Measurement of vascular relaxation

Once a sustained contraction plateau in response to NE (1×10−6 mol/l) was achieved, 10 µl H2O or DMSO; PNS (0.2, 0.4, 0.6 or 0.8 mg/ml); or Rg1, Rb1, Re, R1 and Rd (1×10−8, 1×10−7, 1×10−6 or 1×10−5 mol/l) was cumulatively added with an interval of 8 min to the organ bath containing the aortic rings with or without endothelium. H2O was used for PNS. DMSO was used for Rg1, Rb1, R1, Re and Rd.

In order to investigate the involvement of the endothelial NO pathway and cyclooxygenase (COX) pathway in vasorelaxation to PNS and its main five components (ginsenoside Rg1, Re, Rb1 and Rd, and notoginsenoside R1), the rings were exposed to 0.1 mmol/l L-NAME, 0.01 mmol/l ODQ and 0.01 mmol/l INDO for 20 min prior to application of NE to blunt the endothelial function by inhibiting NO and COX synthesis following repeated washout and subsequent equilibration for 45 min.

Statistical analysis

Results are shown as mean ± standard deviation values. Statistical comparisons were carried out by analysis of variance followed by a Dunnett's multiple comparison test. P<0.05 was considered to indicate a statistically significant difference. Each data point represents the mean of a minimum of 10 aortic rings from different animals unless otherwise noted.

Results

Effects of solvents (H2O and DMSO) on aortic rings

It was first verified that the solvents H2O and DMSO each had no effect on the NE-induced vasoconstriction of the rat aortic rings. Mean values of the contraction at four different time points for each solvent are presented in Table I. As detailed in Materials and methods, the test substances (H2O or DMSO) were delivered every 8 min and no wash-out was performed during the experiment. Statistical comparison demonstrated that the curves for the two solvents were not significantly different (P>0.05).

Table I.

Effects of solvent on the vasoconstriction of aortic rings (%; mean ± standard deviation).

Table I.

Effects of solvent on the vasoconstriction of aortic rings (%; mean ± standard deviation).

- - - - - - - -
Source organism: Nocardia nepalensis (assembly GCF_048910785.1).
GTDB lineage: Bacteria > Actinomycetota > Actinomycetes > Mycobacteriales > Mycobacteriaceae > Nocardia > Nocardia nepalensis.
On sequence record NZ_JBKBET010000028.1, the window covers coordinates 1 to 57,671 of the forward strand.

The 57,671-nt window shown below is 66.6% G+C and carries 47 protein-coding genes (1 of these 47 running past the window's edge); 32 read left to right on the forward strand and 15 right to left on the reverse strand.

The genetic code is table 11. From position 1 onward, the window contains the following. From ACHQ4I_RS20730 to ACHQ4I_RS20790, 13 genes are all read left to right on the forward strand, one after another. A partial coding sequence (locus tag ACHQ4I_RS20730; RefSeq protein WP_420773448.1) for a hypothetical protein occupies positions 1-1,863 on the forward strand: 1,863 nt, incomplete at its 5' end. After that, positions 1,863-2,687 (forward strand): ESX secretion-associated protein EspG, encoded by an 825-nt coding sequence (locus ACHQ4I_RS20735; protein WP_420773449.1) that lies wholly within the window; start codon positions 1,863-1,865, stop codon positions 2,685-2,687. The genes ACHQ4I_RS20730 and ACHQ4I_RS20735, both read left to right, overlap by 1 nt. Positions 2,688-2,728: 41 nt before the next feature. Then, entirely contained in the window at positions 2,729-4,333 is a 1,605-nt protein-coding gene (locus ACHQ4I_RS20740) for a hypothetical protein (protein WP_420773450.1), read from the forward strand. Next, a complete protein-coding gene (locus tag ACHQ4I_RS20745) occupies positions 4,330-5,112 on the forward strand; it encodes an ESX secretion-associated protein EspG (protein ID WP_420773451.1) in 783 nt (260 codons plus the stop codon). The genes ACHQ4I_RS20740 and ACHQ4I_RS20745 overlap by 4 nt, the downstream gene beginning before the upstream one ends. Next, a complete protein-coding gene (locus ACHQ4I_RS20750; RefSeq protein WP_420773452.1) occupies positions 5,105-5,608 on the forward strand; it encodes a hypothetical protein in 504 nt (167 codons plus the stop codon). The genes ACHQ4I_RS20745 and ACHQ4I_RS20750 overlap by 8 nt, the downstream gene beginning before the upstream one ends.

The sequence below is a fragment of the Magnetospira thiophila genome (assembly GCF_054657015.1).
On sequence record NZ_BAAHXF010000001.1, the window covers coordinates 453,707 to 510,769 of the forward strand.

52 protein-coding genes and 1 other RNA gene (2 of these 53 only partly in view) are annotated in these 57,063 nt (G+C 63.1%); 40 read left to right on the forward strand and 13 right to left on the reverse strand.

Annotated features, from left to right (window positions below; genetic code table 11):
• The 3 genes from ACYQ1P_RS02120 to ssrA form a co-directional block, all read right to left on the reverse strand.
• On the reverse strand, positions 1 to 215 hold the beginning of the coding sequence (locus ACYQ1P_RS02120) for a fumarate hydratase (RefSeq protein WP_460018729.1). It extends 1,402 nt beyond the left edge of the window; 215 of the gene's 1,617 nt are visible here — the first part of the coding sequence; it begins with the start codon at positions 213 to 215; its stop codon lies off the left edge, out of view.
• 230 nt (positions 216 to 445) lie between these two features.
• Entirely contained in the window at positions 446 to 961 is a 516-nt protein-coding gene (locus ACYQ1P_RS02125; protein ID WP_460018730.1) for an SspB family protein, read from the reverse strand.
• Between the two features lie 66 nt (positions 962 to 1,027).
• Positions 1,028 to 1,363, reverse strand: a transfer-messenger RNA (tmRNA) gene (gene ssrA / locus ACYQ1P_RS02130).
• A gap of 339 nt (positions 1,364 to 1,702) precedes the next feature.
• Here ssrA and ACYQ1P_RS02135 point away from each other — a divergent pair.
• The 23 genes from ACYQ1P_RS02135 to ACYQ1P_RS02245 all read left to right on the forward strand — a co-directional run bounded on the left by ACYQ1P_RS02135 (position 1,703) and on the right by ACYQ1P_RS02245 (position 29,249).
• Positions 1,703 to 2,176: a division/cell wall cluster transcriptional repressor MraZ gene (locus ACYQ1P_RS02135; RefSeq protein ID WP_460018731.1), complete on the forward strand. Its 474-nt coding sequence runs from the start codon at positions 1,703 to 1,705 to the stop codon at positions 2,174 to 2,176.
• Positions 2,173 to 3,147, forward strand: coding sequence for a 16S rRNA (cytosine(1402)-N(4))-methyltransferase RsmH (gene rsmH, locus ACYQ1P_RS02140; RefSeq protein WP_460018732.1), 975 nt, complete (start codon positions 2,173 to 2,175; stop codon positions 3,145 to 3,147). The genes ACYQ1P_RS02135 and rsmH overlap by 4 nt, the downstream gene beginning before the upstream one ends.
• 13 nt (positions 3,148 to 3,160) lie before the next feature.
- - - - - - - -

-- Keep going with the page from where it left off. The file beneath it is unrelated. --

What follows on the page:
Time (min)H2O (n=15)DMSO (n=15)
  8104.13±3.83104.04±2.75
16105.22±6.09107.39±4.93
24102.68±4.95106.82±5.97
3295.31±5.0699.98±7.69

[i] DMSO, dimethylsulfoxide.

Effects of PNS and its main components on aortic rings with or without endothelium

Whether the endothelium plays a major role in mediating the effect of PNS and its five main components (Rg1, Re, Rb1, R1 and Rd) was then investigated. In Fig. 1, dose-response curves for these compounds are shown; each curve represents the ability of the compound to reduce the tonic contraction induced by NE in the presence and absence of the endothelium. Results clearly indicate that when the endothelium lining was intact, PNS, Rg1, Re, Rb1 and R1 (Fig. 1A-E, respectively) significantly reduced the tonic contraction (% of NE) at all doses investigated. The effect was completely lost when the endothelium was absent. Notably, the administration of Rd was not able to induce any response in either the presence or the absence of the endothelium. Detailed statistical comparisons of the data are presented in Table II.

Table II.

Effects of PNS and five main components on aortic rings with or without endothelium.

Table II.

Effects of PNS and five main components on aortic rings with or without endothelium.

Contraction (% of NE)

DrugsConcentrationEndothelium (n=10–18)Endothelium-denuded (n=10–18)
PNS (mg/ml)0.2 93.02±9.11a 100.91±5.29
0.4 80.37±13.44a 102.43±5.37
0.6 60.62±20.71a 102.73±4.96
0.8 37.19±25.23a 96.69±10.37
Rg1 (mol/l) 1×10−8 83.67±10.41a 104.28±4.50
1×10−7 62.47±12.07a 108.68±8.96
1×10−6 47.61±17.61a 108.68±7.67
1×10−5 34.75±17.88a 106.68±8.61
Re (mol/l) 1×10−8 78.50±12.82a 101.30±4.79
1×10−7 60.44±20.44a 105.36±5.20
1×10−6 49.26±20.63a 105.97±7.28
1×10−5 33.63±20.74a 100.39±7.35
Rb1 (mol/l) 1×10−8 81.77±7.78a 103.24±3.06
1×10−7 66.69±16.36a 104.67±4.12
1×10−6 52.13±20.94a 103.83±7.21
1×10−5 38.69±22.79a 95.90±11.76
R1 (mol/l) 1×10−8 83.06±11.58a 103.21±5.73
1×10−7 62.55±19.06a 103.13±6.19
1×10−6 51.01±17.96a 101.90±6.66
1×10−5 36.04±19.23a 99.57±10.87
Rd (mol/l) 1×10−8 101.87±5.57 102.78±3.29
1×10−7 101.06±10.06 104.93±3.55
1×10−6 101.52±12.46 101.73±3.95
1×10−5 99.06±16.80 92.43±5.90

a P<0.01 vs. time 0. PNS, Panox notoginseng saponins; NE, norepinephrine.

Effects of PNS and its main components on the endothelial NO pathway
Effects of PNS and its main components are partially conserved by L-NAME